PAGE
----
Deciding to purchase an additional van for your flower delivery business is a capital budgeting decision. Capital budgeting is concerned with investing in real assets (projects) and capital budgeting techniques help determine whether or not the investment will be profitable. It involves comparing the cost of the investment and the cash flows that the investment is expected to generate over time. The internal rate of return rule is an intuitive approach to making capital budgeting decisions, but the IRR has some problems under certain circumstances.
NPV and IRR
The net present value rule is closely related to the IRR. The NPV is calculated by summing all discounted cash flows associated with project. The IRR is the rate that results in a zero NPV. Both methods rely on the company’s cost of capital and estimated incremental cash flows. If your flower delivery business obtains loans from the local bank at a rate of 9 percent, that is your cost of capital. Incremental cash flow estimates are obtained by forecasting the increased revenues and subtracting the associated expenses -- or in some cases the cost savings -- associated with the project.
Applying the Decision Rules
Suppose the van cost $15,000 and you expect the purchase to increase your incremental cash flows by $3,000 each year for the next seven years. The NPV is calculated as follows:
-$15,000 + $3,000/(1+.09) + $3,000(1+.09)^2 + $3,000(1+.09)^3 + … +$3,000(1+.09)^7 = -$15,000 + 2,752.29 + 2,525.04 + 2,316.55 + 2,125.28 + 1,949.79+1,788.80+1,641.10 = $98.86.
The decision rule is to accept all projects when NPV is greater than zero. A positive NPV of $98.86 indicates that purchasing the van is a good idea. Calculators and spreadsheet functions can help determine that if the cash flows were discounted by 9.20 percent instead of the 9 percent cost of capital, the NPV would be zero. Therefore, the IRR is 9.2 percent. The decision rule is to accept the project if the IRR is greater than the cost of capital, again indicating that the purchase is a good idea.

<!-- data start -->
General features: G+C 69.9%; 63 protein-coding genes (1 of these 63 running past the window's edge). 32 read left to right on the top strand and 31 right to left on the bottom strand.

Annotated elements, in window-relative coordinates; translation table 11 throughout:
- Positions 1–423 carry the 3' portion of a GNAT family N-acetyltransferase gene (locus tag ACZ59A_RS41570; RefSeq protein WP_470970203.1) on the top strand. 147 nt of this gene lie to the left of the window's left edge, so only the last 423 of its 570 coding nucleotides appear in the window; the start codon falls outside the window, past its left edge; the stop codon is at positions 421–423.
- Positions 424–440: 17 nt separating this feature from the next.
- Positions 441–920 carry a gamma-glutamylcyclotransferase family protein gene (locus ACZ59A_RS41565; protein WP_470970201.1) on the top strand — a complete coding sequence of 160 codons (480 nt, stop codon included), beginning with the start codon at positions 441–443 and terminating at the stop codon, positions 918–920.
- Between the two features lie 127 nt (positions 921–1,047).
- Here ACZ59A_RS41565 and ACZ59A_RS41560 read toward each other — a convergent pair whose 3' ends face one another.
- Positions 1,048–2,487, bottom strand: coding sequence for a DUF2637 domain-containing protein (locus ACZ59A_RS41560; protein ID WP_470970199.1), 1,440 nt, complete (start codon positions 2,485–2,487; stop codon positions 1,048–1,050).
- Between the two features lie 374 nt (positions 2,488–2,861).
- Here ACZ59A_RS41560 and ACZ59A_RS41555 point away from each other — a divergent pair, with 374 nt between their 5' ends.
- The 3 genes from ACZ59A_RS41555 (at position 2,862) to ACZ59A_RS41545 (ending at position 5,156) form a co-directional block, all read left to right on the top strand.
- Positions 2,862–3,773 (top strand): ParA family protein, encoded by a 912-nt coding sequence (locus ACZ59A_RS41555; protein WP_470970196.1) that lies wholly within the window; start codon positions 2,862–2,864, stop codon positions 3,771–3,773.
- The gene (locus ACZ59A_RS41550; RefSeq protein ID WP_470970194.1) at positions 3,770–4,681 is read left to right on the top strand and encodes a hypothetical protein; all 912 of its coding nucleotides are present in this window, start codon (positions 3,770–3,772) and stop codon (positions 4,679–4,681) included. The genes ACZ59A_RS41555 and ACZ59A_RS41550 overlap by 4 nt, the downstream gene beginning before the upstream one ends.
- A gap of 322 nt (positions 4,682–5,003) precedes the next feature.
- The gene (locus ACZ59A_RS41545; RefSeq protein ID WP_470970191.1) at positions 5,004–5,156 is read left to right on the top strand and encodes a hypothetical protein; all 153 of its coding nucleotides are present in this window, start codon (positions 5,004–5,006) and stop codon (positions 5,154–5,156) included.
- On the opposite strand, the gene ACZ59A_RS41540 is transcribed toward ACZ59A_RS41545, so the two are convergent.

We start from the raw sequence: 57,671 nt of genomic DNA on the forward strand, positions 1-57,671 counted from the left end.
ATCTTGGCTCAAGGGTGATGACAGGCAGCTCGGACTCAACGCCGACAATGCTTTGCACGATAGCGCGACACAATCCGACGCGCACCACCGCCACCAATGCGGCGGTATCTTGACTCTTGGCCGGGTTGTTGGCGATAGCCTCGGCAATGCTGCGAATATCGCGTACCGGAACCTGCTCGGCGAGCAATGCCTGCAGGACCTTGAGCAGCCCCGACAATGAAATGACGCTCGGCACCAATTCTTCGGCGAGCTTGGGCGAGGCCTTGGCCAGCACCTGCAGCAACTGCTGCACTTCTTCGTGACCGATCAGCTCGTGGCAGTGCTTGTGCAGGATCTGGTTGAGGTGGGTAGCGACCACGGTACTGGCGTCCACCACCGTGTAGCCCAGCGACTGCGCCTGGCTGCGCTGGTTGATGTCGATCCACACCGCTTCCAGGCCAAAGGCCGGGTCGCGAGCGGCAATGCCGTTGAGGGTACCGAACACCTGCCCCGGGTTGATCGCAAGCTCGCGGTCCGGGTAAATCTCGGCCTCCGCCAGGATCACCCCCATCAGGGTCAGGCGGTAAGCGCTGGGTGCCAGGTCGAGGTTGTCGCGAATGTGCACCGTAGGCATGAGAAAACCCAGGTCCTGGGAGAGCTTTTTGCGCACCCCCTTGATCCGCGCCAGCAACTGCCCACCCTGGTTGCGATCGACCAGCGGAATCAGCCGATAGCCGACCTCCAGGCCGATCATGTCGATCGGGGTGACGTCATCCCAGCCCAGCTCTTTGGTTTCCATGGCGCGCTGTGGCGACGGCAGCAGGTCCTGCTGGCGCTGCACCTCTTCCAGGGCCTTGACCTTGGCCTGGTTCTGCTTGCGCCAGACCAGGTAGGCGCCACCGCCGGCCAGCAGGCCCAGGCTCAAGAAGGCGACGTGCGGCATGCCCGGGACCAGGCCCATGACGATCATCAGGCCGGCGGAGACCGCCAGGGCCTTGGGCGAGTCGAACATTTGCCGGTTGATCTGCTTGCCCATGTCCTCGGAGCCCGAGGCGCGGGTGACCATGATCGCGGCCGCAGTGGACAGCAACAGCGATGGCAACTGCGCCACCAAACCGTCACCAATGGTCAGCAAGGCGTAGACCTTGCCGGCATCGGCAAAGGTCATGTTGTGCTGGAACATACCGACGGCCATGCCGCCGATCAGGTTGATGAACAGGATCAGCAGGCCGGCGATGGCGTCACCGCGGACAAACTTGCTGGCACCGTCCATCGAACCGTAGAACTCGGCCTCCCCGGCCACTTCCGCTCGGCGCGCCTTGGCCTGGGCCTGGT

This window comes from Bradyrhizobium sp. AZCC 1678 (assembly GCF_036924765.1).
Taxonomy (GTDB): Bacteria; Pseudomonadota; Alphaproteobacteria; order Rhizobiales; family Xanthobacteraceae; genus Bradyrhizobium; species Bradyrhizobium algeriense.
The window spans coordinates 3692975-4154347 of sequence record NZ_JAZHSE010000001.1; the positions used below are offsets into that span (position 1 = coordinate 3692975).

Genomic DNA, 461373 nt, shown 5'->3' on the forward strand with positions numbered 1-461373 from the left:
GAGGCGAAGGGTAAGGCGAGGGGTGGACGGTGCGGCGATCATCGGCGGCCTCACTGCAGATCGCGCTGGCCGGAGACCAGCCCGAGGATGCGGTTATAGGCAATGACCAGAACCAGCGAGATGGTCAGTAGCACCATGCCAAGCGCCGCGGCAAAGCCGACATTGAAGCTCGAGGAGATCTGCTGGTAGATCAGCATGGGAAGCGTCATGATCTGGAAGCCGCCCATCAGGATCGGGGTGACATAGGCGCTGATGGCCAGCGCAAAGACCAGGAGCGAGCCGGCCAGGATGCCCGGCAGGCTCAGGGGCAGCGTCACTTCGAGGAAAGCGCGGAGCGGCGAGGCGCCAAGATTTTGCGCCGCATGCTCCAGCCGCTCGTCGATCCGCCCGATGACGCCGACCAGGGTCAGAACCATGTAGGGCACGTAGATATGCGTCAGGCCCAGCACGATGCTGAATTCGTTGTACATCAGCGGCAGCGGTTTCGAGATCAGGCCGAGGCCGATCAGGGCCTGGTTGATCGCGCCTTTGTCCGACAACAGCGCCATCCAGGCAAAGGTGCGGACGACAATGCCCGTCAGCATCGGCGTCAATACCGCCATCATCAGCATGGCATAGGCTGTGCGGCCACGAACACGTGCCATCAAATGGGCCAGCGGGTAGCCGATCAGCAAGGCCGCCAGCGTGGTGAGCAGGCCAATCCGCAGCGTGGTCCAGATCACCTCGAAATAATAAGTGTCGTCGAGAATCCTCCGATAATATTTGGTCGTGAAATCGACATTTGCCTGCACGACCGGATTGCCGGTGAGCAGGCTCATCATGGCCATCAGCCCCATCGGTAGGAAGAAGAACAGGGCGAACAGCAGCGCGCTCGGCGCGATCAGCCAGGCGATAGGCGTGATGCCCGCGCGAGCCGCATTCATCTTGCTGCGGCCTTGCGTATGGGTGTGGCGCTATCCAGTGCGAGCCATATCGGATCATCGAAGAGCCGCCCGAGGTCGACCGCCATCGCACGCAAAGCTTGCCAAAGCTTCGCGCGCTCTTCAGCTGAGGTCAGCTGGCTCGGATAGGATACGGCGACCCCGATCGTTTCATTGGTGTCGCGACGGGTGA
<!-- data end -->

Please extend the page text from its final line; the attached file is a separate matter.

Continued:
Multiple IRRs and Nonstandard Projects
When cash flows associated with a project change signs once, it is called a standard project. The van project has standard cash flows because they change signs only once: The first investment is a negative cash flow and all other cash flows are positive. Sometimes projects require multiple investments or may otherwise be associated with more than one change in cash flow signs. These are nonstandard projects. One of the problems with the IRR is that there may be several values that produce a zero NPV for nonstandard projects, and it may be hard to understand which if any of the multiple IRRs is valid.
The IRR and Multiple Projects
Consider two additional potential projects for your flower business. One involves selling print copies of flowers over the Internet, with an IRR of 8.5 percent. The other is the purchase of an SUV for delivering flowers, with an IRR of 10 percent. The 8.5 percent IRR project is an independent project that does not impact the other two projects, so you would accept it only if the IRR were greater than 9 percent cost of capital. The 10 percent SUV and 9.2 percent van investments are mutually exclusive projects because you plan to choose only one. However, the IRR is not a reliable method of ranking mutually exclusive projects. You cannot conclude that the SUV is a better choice than the van. You need to choose the project with the higher NPV.
Kathryn Christopher has been writing about investments for more than 20 years. Her work has appeared in the "Journal of Alternative Investments" and numerous other academic and industry publications. She works at Wiggin Financial Planning, teaches for UMASSOnline from South Florida, and holds a PhD in finance from the University of Massachusetts.